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"Listening to History" has been reprinted with permission from The News & ObserverCopyright 1998-2008.


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Leila Pigott: An Angry God

by David Cecelski. "Listening to History," News & Observer. Published 8/8/1999. Copyrighted.
Reprinted with permission.

Leila Pigott and her husband, Dallas, owned a fleet of shrimp trawlers and a shrimp packing house in Southport when hurricane Hazel struck Brunswick County on Oct. 15, 1954. With 150 mph winds, Hazel was the only category 4 hurricane to hit the North Carolina coast this century. By comparison, Fran, which wreaked such havoc in 1996, was a category 3 hurricane with maximum winds of about 125 mph.

Hazel's winds made forests look like they had been scorched by fire. The storm killed more than 600 people from Haiti to Canada, including 19 in North Carolina. Nearly every building on the Brunswick County beaches was destroyed - 352 of the 357 buildings at Long Beach.

At her home in Southport, only a stone's throw from the Cape Fear River, Pigott recalled the day before Hazel made landfall.

In Leila Pigott's words: 

Leila Pigott. Photo by Chris Seward, 1999. To request permission for further use or to purchase a print, please contact the News & Observer.

That morning the sky was full of pelicans, sea gulls and egrets, all the sea birds. They were flying all over the town. When there is a bad storm out in the ocean, the sea birds come ashore.

I began watching the weather. It would start raining and blowing real hard, then the sun would come out. The air began to stifle. We all sighed a great deal. We were short tempered. We just weren't right. I know now that was the barometric pressure causing it, and it was getting worse and worse because the storm was getting close to us.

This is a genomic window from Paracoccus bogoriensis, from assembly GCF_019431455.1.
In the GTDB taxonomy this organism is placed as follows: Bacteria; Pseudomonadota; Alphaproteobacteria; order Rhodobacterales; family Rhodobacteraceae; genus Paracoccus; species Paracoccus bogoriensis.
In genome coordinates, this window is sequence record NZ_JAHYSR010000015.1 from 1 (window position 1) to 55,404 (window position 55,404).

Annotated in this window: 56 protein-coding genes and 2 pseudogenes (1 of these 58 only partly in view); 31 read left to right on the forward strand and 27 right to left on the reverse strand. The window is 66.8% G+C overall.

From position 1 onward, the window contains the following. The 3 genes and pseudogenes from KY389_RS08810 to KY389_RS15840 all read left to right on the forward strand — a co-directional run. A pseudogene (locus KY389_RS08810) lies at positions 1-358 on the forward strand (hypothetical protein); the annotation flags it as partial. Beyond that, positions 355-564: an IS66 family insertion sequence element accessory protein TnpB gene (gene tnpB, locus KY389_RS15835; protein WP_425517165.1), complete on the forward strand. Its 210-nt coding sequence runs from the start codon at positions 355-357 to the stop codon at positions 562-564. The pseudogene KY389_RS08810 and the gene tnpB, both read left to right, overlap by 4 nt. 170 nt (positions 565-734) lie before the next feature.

I stayed awake all night listening. I walked, I prayed, I cussed. The lights blinked off and on all night. The house was shaking. Five o'clock the lights went out. When I roused my husband, he hit the floor, started dressing and barking orders. The radio bulletins were saying: Seek high ground, get boats in safe harbor.

We did the best we could. My husband and a friend went down to our shrimp house on the waterfront. People from all over town were down there helping. There were lots of shrimp houses - I think there were 17 shrimp houses, plus canning factories, repair docks and fuel docks. Southport used to be known as the shrimp capital of the world. We produced more shrimp than anywhere.

He was loading up all our records, piling them up in shrimp boxes, but the waves tore the runway up. There was no way to get a truck down there. The first thing that went was our roof. It went onto a restaurant that was on shore. Dallas had to swim ashore. By 8 o'clock he was back home and said, "We do not have a shrimp house. There's nothing left but piling."

Then we had to battle the boats that were tied up down here in the old Yacht Basin. There's one house between me and the Yacht Basin. There were dozens and dozens of boats, all the way to the river. The trawlers were 45 to maybe 60 feet long, about 18 feet wide.

Everybody had tied down as best they could, and the captains and the crews were on board with life jackets on. The wind was coming out of the northeast. The water was coming up. The water was already up to our knees.

The storm hit 10 o'clock in the morning at high tide. It was the October lunar high tide, the worst possible time. We had an 18-foot tidal surge. I was sitting in this house watching the fresh water come down meeting salt water come up in the walls. I didn't have a roof left, it took the shingles off till it leaked. I was walking - I walk when I'm upset. I was frightened to death.